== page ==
Trapania maculata (Haefelfinger, 1960)
Trapania maculata by Enric MadrenasTaxonomy
Class: Gastropoda Cuvier, 1797
Subclass: Heterobranchia J.E. Gray, 1840
Clade: Euthyneura Spengel, 1881
Clade: Nudipleura Wägele & Willan, 2000
Order: Nudibranchia Cuvier, 1817
Suborder: Euctenidiacea Tardy, 1970
Infraorder: Doridacea Thiele, 1931
Superfamily: Onchidoridoidea J.E. Gray, 1827
Family: Goniodorididae H. Adams & A. Adams, 1854
Genus: Trapania Pruvot-Fol, 1931
Species: Trapania maculata Haefelfinger, 1960
This species can reach 15-20 mm in length. The body is whitish, almost transparent in the areas with no viscera, but it is clearly identified by the yellow or orange spots spots on the dorsal part of the head, oral and buccal palps, rhinophores, dorsum, body side walls, gill leaves and tail. The shape and arrangement of these spots varies among specimens. There are two pairs of tentaculiform pallial bumps of the same colour raising from the base of each rhinophore and the base of the gills. The rhinophores are whitish or semitransparent in the base, but the lamellae and apex are yellow. Three gill tripinnate leaves surround the anal papilla. The gill leaves have the central shaft and the lamellae coloured yellow while the rest is semi-transparent white. The tail has a fairly constant elongated yellow stain on its dorsal area.
This species of nudibranch can be found in dark rock walls, wandering or on different species of sponges. It seems that it feed on the endoprocta living on sponges rather than feeding on sponges. Spawn of Trapania maculata is formed by a transparent gelatinous ribbon 3-4 mm high, irregularly coiled, with irregularly placed white eggs: on top of the ribbon there are 10 to 15 eggs in two layers but only 4-5 eggs at the end of the ribbon, where it is narrower.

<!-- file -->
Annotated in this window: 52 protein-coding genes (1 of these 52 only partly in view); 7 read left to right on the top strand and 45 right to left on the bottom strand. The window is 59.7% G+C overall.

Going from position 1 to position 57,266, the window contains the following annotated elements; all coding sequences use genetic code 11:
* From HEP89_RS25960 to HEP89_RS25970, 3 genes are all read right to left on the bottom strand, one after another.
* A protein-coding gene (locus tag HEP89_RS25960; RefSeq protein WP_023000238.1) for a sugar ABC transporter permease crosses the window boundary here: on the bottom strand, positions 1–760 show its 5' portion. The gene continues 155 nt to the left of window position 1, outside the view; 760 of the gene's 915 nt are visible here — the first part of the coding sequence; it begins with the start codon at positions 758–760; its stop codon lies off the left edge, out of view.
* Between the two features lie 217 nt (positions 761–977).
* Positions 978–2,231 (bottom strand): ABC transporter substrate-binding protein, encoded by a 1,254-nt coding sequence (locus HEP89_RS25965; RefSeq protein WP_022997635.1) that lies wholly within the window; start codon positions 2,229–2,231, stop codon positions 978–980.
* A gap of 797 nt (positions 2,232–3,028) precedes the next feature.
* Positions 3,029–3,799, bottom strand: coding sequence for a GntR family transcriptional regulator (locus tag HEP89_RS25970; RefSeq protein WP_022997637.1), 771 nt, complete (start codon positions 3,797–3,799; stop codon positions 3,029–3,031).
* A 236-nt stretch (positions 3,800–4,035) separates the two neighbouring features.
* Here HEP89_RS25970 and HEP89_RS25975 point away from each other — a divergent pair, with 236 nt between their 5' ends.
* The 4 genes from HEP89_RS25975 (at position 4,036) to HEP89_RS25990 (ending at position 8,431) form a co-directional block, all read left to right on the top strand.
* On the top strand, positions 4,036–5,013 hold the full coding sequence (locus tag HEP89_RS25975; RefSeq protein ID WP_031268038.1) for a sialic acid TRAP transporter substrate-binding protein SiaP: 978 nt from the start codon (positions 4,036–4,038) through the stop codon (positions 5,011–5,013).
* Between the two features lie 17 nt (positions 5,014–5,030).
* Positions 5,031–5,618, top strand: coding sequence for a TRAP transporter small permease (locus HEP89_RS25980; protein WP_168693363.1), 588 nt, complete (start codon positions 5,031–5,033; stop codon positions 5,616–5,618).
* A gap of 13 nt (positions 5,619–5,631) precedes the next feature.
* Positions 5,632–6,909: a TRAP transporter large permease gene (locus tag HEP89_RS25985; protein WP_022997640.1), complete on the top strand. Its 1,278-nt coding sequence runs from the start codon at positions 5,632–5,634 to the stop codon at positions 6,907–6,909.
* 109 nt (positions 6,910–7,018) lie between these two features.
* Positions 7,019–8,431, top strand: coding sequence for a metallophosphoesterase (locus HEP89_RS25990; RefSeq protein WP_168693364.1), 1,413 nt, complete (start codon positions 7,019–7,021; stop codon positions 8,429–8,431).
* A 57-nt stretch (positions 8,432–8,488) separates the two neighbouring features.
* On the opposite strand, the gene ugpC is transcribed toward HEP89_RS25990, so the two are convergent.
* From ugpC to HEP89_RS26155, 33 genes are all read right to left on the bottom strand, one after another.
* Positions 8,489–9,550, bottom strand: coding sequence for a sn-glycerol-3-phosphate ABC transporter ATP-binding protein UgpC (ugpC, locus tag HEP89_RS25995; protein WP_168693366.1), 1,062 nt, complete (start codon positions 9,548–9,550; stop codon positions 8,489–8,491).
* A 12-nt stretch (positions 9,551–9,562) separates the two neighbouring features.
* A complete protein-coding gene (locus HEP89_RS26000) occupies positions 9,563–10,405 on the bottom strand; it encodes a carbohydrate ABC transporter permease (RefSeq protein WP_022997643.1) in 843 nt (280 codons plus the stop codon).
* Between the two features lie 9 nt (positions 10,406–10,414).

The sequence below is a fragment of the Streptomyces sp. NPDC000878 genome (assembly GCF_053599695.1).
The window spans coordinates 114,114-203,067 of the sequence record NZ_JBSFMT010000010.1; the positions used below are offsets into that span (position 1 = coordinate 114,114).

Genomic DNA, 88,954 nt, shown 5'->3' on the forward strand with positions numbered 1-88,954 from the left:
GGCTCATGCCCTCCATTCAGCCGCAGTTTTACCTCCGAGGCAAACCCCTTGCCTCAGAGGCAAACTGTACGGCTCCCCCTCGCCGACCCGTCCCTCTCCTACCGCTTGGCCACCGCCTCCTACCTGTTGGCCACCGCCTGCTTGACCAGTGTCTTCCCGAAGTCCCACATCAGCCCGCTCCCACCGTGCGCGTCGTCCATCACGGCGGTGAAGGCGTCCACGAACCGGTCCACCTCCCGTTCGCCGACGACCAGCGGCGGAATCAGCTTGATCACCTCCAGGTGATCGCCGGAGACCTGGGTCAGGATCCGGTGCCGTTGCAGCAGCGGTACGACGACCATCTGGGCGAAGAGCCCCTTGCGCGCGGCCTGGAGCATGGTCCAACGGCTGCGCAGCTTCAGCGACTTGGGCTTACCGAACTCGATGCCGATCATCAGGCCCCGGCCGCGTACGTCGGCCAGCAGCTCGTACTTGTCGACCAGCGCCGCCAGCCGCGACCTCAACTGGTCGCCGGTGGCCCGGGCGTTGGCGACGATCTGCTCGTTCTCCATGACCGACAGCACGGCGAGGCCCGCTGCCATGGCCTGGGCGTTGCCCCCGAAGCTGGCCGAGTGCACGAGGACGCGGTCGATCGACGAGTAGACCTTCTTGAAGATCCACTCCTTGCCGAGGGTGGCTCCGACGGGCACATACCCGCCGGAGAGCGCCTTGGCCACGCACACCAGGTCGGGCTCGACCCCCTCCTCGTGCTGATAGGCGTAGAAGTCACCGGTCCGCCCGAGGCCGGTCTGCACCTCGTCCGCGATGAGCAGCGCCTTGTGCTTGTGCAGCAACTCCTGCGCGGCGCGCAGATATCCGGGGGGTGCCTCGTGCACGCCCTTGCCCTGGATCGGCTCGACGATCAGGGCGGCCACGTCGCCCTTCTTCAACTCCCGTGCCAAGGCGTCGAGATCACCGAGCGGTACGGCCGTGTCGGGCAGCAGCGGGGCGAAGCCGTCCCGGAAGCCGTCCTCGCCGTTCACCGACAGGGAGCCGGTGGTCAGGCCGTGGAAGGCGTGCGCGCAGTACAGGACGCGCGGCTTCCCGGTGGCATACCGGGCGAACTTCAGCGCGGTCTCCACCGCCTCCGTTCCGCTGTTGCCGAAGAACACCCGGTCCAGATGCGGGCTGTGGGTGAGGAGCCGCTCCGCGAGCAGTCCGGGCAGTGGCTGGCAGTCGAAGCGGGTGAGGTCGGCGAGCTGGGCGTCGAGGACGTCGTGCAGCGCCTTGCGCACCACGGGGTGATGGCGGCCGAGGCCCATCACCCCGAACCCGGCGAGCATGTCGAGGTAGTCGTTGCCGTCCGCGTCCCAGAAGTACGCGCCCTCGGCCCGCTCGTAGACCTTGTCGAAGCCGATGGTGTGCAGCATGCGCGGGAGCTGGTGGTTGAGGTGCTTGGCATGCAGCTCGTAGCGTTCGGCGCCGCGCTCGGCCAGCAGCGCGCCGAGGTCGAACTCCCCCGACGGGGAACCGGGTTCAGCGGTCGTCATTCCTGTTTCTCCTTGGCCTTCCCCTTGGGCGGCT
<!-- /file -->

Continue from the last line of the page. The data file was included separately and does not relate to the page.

- Trapania. Bernard Picton considers this derives from Greek Drepane meaning “sickle” or “reaping hook”, presumably referred to the appendixes located in the base of rhinophores and gills in the genus Trapania.
- Maculata, from Latin maculatus, meaning “stained”.
This is a species that has been cited throughout the European coasts, both Atlantic and Mediterranean, and all around the Iberian Peninsula coasts. In Catalonia it is a common species throughout the rocky coastline.
|: OBIS||: OPK|
|: GROC 2010-2011||: VIMAR|
|: Enric Madrenas||: Manuel Ballesteros.|
|: João Pedro Silva||: M@re Nostrum|
|: Bernard Picton||: Other sources|
|: GBIF.ORG||: Marine Regions|
References for the species: Trapania maculata
Cantabria: Ortea (1977c), Cervera and García-Gómez (1989c), Ávila Escartín (1993). Galicia: Ortea (1977c), Urgorri and Besteiro (1983, 1984). Andalucía (Atl.): Cervera and García-Gómez (1989c). Gibraltar: Cervera and García-Gómez (1989c), García-Gómez et al. (1989). Andalucía (Med.): Cervera and García-Gómez (1989c), Sánchez Tocino, Ocaña and García (2000a), Ocaña et al. (2000). Levante: Ballesteros et al. (1986), Templado, Talavera and Murillo (1987), Templado et al. (2002), Cervera and García-Gómez (1989c). Catalunya: Ros (1975, 1978b), Ballesteros (1980, 1985), Altimira et al. (1981), Pereira & Ballesteros (1982), Huelin & Ros (1984), Cervera & García-Gómez (1989a), Ávila (1993), M@re Nostrum [Cala Rovellada (Colera) 3/2001]. Baleares: Templado (1982a), Ávila Escartín (1993).General: Brown & Picton, 1976:63; 1979:10; Cattaneo-Vietti, Chemello, & Giannuzzi-Savelli, 1990:45[P]; Picton & Morrow, 1994:58[P]; Thompson, 1988:168[P]; Thompson & Brown, 1976:88; 1984:48[P]
Sources: Cervera et al., 2004, Ballesteros, 2007, McDonald, 2006 and other sources.
This chart displays the observation probability for Trapania maculata
based on our own records.
Bibliography based on the works by Steve Long, 2006. Bibliography of Opisthobranchia 1554-2000 and Gary McDonald, 2009. Bibliographia Nudibranchia, with later updates from other resources.